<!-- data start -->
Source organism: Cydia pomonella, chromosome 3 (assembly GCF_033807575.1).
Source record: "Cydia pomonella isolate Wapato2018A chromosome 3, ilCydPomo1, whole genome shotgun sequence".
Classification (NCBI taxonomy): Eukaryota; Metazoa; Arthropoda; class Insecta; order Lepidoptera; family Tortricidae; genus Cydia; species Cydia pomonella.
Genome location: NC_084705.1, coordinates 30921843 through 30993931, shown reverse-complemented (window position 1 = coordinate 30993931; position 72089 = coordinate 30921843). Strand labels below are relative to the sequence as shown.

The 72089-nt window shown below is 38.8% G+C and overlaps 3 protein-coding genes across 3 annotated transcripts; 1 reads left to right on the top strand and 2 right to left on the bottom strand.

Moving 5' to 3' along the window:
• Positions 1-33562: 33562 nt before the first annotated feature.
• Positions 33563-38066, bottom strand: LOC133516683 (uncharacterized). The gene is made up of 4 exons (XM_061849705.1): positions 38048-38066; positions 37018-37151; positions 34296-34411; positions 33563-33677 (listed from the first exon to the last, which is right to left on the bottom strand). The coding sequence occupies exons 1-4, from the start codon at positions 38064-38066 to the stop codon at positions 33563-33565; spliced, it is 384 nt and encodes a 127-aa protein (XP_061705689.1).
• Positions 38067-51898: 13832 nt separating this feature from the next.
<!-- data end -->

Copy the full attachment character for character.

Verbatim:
Source organism: Cydia pomonella, chromosome 3 (assembly GCF_033807575.1).
Source record: "Cydia pomonella isolate Wapato2018A chromosome 3, ilCydPomo1, whole genome shotgun sequence".
Classification (NCBI taxonomy): Eukaryota; Metazoa; Arthropoda; class Insecta; order Lepidoptera; family Tortricidae; genus Cydia; species Cydia pomonella.
Genome location: NC_084705.1, coordinates 30921843 through 30993931, shown reverse-complemented (window position 1 = coordinate 30993931; position 72089 = coordinate 30921843). Strand labels below are relative to the sequence as shown.

The 72089-nt window shown below is 38.8% G+C and overlaps 3 protein-coding genes across 3 annotated transcripts; 1 reads left to right on the top strand and 2 right to left on the bottom strand.

Moving 5' to 3' along the window:
• Positions 1-33562: 33562 nt before the first annotated feature.
• Positions 33563-38066, bottom strand: LOC133516683 (uncharacterized). The gene is made up of 4 exons (XM_061849705.1): positions 38048-38066; positions 37018-37151; positions 34296-34411; positions 33563-33677 (listed from the first exon to the last, which is right to left on the bottom strand). The coding sequence occupies exons 1-4, from the start codon at positions 38064-38066 to the stop codon at positions 33563-33565; spliced, it is 384 nt and encodes a 127-aa protein (XP_061705689.1).
• Positions 38067-51898: 13832 nt separating this feature from the next.